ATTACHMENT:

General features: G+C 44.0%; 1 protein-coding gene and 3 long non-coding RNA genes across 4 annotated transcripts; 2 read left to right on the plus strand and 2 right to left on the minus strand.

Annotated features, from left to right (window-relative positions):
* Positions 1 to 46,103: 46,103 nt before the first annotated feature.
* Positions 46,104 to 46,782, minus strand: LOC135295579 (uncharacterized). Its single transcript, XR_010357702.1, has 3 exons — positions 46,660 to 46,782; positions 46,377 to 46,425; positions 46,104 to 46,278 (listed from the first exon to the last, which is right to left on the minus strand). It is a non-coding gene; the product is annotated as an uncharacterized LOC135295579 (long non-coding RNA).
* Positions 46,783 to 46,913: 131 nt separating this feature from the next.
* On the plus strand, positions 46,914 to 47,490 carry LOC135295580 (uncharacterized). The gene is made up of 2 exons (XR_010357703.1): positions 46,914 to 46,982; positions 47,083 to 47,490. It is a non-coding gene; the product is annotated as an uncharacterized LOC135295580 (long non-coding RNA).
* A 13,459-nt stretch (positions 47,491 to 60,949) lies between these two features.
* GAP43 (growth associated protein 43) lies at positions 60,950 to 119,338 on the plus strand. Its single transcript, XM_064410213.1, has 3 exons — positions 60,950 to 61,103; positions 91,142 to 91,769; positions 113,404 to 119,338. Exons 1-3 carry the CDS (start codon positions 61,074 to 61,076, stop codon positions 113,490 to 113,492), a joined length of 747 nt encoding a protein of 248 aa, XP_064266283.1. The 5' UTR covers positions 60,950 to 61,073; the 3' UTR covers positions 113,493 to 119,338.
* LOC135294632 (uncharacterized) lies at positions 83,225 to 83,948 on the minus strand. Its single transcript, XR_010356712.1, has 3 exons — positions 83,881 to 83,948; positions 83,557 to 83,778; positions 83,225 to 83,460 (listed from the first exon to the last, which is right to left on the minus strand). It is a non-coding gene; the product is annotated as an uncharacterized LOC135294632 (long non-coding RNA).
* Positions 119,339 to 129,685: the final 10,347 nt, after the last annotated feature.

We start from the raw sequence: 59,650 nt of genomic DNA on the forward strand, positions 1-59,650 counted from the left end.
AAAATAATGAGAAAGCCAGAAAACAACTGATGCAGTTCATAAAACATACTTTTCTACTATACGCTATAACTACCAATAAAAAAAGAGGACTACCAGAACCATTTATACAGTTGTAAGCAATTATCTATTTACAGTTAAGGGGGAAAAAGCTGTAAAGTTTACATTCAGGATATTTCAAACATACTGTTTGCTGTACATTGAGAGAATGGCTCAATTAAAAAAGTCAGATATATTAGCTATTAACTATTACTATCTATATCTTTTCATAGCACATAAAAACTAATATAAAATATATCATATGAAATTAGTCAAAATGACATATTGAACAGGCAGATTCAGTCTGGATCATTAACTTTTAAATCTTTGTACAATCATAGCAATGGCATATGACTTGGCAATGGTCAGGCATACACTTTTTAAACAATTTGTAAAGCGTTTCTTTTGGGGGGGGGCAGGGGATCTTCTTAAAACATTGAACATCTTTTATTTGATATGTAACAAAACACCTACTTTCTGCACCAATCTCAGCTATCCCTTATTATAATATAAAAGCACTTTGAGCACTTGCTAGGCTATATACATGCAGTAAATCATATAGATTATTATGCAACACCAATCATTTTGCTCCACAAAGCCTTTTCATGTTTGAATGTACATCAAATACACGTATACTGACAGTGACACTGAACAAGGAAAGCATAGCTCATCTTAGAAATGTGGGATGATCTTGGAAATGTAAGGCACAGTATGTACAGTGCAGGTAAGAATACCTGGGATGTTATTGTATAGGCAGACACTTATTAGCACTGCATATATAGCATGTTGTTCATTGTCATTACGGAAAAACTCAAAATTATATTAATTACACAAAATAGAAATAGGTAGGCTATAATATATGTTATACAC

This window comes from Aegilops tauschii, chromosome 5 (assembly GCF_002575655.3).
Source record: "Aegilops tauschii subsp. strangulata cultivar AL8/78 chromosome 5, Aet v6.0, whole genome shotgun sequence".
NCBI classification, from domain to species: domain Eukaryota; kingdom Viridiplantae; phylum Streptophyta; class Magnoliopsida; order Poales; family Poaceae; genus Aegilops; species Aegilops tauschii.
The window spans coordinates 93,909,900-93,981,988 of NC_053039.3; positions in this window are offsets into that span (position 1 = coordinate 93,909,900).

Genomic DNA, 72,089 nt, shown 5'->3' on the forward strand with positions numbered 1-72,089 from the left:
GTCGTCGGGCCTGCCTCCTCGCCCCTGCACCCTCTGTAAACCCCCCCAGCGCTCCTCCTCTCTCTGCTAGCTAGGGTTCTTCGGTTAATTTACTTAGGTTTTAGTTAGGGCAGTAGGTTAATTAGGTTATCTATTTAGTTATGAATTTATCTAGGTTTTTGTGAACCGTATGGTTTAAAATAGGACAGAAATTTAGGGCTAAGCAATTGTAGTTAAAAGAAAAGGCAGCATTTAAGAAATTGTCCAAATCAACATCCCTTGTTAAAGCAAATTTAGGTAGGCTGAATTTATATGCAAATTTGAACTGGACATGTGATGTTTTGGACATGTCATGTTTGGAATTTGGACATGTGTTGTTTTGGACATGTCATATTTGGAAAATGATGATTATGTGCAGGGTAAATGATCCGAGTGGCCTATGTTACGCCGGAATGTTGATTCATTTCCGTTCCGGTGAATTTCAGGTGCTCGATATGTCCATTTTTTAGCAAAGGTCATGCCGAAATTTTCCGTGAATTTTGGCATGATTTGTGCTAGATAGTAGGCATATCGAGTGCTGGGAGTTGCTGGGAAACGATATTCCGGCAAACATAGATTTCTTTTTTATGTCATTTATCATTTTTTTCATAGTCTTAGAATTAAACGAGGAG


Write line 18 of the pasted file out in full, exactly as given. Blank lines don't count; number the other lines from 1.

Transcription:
GTCGTCGGGCCTGCCTCCTCGCCCCTGCACCCTCTGTAAACCCCCCCAGCGCTCCTCCTCTCTCTGCTAGCTAGGGTTCTTCGGTTAATTTACTTAGGTTTTAGTTAGGGCAGTAGGTTAATTAGGTTATCTATTTAGTTATGAATTTATCTAGGTTTTTGTGAACCGTATGGTTTAAAATAGGACAGAAATTTAGGGCTAAGCAATTGTAGTTAAAAGAAAAGGCAGCATTTAAGAAATTGTCCAAATCAACATCCCTTGTTAAAGCAAATTTAGGTAGGCTGAATTTATATGCAAATTTGAACTGGACATGTGATGTTTTGGACATGTCATGTTTGGAATTTGGACATGTGTTGTTTTGGACATGTCATATTTGGAAAATGATGATTATGTGCAGGGTAAATGATCCGAGTGGCCTATGTTACGCCGGAATGTTGATTCATTTCCGTTCCGGTGAATTTCAGGTGCTCGATATGTCCATTTTTTAGCAAAGGTCATGCCGAAATTTTCCGTGAATTTTGGCATGATTTGTGCTAGATAGTAGGCATATCGAGTGCTGGGAGTTGCTGGGAAACGATATTCCGGCAAACATAGATTTCTTTTTTATGTCATTTATCATTTTTTTCATAGTCTTAGAATTAAACGAGGAG